Margot (midnight_birth) wrote in margot_quotes,
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Mary Poppins Comes Back by P. L. Travis.

152382

Title: Mary Poppins Comes Back.
Author: P. L. Travis.
Genre: Literature, fiction, children's lit, YA, fantasy.
Country: U.K.
Language: English.
Publication Date: 1935.
Summary: Pulled down from the clouds at the end of a kite string, Mary Poppins is back. In Mary’s care, the Banks children meet the King of the Castle and the Dirty Rascal, visit the upside-down world of Mr. Turvy and his bride, Miss Topsy, and spend a breathless afternoon above the park, dangling from a clutch of balloons. Surprises are sure to pop up when Mary Poppins is around!

My rating: 8.5/10.


♥ "Well, what is she, then? And where did she come from?" cried the Fledgling shrilly, flapping his short wings and staring down at the cradle.

"You tell him, Annabel!" the Starling croaked.

Annabel moved her hands inside the blanket.

"I am earth and air and fire and water," she said softly. "I come from the Dark where all things have their beginning."

"Ah, such dark!" said the Starling softly, bending his head to his breast.

"It was dark in the egg, too," the Fledgling cheeped.

"I come from the sea and its tides," Annabel went on. "I come from the sky and its stars, I come from the sun and its brightness——"

"Ah, so bright!" said the Starling, nodding.

"And I come from the forests of earth."

As if in a dream, Mary Poppins rocked the cradle—to-and-fro, to-and-fro with a steady swinging movement.

"Yes?" whispered the Fledgling.

"Slowly I moved at first," said Annabel, "always sleeping and dreaming. I remembered all I had been and I thought of all I shall be. And when I had dreamed my dream I awoke and came swiftly."

She paused for a moment, her blue eyes full of memories.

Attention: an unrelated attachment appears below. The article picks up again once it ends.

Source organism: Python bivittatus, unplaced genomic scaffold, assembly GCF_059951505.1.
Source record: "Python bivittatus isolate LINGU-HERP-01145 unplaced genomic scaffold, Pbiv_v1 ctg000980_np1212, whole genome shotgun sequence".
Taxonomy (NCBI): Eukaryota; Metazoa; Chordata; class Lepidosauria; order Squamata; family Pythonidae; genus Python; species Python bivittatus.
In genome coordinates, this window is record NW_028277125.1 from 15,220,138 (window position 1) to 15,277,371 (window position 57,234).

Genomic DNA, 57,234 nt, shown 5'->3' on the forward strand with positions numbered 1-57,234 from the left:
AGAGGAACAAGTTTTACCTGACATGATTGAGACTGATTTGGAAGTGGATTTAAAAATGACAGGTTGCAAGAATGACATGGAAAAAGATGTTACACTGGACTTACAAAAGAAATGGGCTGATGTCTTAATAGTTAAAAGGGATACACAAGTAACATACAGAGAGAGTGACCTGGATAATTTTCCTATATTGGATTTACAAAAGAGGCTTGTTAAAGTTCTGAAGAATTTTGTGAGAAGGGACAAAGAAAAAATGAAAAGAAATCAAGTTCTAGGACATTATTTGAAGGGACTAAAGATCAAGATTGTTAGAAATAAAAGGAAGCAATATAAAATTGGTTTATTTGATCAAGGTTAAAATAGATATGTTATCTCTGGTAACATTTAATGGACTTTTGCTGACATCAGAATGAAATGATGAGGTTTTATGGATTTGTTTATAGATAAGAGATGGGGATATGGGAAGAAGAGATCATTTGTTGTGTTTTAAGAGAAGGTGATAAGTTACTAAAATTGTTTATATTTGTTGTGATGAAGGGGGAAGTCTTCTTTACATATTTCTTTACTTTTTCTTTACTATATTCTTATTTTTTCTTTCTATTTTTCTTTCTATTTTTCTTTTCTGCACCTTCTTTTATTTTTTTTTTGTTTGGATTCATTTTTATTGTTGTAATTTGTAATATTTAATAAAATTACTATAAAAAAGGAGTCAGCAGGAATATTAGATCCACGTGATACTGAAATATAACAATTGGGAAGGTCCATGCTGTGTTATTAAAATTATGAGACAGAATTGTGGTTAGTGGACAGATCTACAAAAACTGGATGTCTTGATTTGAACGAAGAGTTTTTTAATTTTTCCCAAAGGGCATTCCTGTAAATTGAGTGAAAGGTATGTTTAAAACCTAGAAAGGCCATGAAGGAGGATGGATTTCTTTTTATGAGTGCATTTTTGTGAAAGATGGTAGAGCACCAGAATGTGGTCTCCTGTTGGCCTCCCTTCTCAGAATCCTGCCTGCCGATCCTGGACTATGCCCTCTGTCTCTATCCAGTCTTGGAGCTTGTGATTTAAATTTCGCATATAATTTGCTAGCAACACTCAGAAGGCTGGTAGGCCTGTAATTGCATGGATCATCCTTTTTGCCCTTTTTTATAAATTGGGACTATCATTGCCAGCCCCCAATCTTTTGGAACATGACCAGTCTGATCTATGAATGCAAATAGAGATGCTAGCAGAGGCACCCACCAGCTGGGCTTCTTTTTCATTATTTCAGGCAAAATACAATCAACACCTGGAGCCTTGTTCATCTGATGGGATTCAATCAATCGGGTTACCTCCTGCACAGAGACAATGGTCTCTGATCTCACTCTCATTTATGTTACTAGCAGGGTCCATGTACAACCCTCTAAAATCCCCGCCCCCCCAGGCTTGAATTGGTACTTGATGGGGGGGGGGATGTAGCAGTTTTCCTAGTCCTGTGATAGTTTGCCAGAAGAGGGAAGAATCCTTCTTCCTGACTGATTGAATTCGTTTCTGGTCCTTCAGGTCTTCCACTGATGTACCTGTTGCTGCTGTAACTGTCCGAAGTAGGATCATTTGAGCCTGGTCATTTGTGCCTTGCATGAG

"And then?" prompted the Fledgling.

"I heard the stars singing as I came and I felt warm wings about me. I passed the beasts of the jungle and came through the dark, deep waters. It was a long journey."

Annabel was silent.

The Fledgling stared at her with his bright inquisitive eyes.

Mary Poppins' hand lay quietly on the side of the cradle. She had stopped rocking.

"A long journey, indeed!" said the Starling softly, lifting his head from his breast. "And, ah, so soon forgotten!"

Annabel stirred under the quilt.

"No!" she said confidently. "I'll never forget."

"Stuff and Nonsense! Beaks and Claws! Of course you will! By the time the week's out you won't remember a word of it—what you are or where you came from!"

Inside her flannel petticoat Annabel was kicking furiously.

"I will! I will! How could I forget?"

"Because they all do!" jeered the Starling harshly.

♥ "Busy as usual, I see!" he remarked, glancing at the knitting. "But then, you always were, even at Court. If you weren't dusting the Throne you'd be making the King's bed, and if you weren't doing that you were polishing the Crown Jewels. I never knew such a one for work!"

"Well, it's more than anyone could say for you," said Mary Poppins crossly.

"Ah," laughed the Stranger, "that's just where you're wrong! I'm always busy. Doing nothing takes a great deal of time! All the time, in fact!"

♥ The Sun waved his whip. The music began again, very swift and gay and dancey. Michael began to beat time with his feet as he hugged the Moon in his arms. But he squeezed it a little too tightly for suddenly there was a loud pop and the Moon began to dwindle.

"Oh! Oh! Look what's happening!" cried Michael, almost weeping.

Down, down, down, shrank the Moon, until it was as small as a soap-bubble, then it was only a wisp of shining light and then—his hands closed upon empty air.

"It couldn't have been a real Moon, could it?" he demanded.

Jane glanced questioningly at the Sun across the little stretch of star-dust.

He flung back his flaming head and smiled at her.

"What is real and what is not? Can you tell me or I you? Perhaps we shall never know more than this—that to think a thing is to make it true. And so, if Michael thought he had the Moon in his arms—why, then, he had indeed."

"Then," said Jane wonderingly, "is it true that we are here to-night or do we only think we are?"

The Sun smiled again, a little sadly.

"Child," he said, "seek no further! From the beginning of the world all men have asked that question. And I, who am Lord of the Sky—even I do not know the answer. I am certain only that this is the Evening Out, that the Constellations are shining in your eyes and that it is true if you think it is..."
Tags: 1930s - fiction, 20th century - fiction, 3rd-person narrative, anthropomorphism, australian - fiction, british - fiction, children's lit, fantasy, fiction, literature, my favourite books, nannies and babysitters (fiction), personification, sequels, series: mary poppins, ya
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